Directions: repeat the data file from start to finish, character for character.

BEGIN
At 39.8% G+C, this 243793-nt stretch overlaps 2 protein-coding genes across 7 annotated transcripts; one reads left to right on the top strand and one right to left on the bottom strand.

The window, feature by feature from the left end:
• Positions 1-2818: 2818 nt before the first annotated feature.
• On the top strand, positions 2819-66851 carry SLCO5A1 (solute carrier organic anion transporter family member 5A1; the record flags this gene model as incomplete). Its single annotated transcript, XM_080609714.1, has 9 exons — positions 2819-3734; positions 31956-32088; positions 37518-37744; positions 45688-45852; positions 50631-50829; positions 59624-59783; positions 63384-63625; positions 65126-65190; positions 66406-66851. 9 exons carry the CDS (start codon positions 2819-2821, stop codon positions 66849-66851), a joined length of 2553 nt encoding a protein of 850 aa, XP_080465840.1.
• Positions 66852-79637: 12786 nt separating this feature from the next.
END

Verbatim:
At 39.8% G+C, this 243793-nt stretch overlaps 2 protein-coding genes across 7 annotated transcripts; one reads left to right on the top strand and one right to left on the bottom strand.

The window, feature by feature from the left end:
• Positions 1-2818: 2818 nt before the first annotated feature.
• On the top strand, positions 2819-66851 carry SLCO5A1 (solute carrier organic anion transporter family member 5A1; the record flags this gene model as incomplete). Its single annotated transcript, XM_080609714.1, has 9 exons — positions 2819-3734; positions 31956-32088; positions 37518-37744; positions 45688-45852; positions 50631-50829; positions 59624-59783; positions 63384-63625; positions 65126-65190; positions 66406-66851. 9 exons carry the CDS (start codon positions 2819-2821, stop codon positions 66849-66851), a joined length of 2553 nt encoding a protein of 850 aa, XP_080465840.1.
• Positions 66852-79637: 12786 nt separating this feature from the next.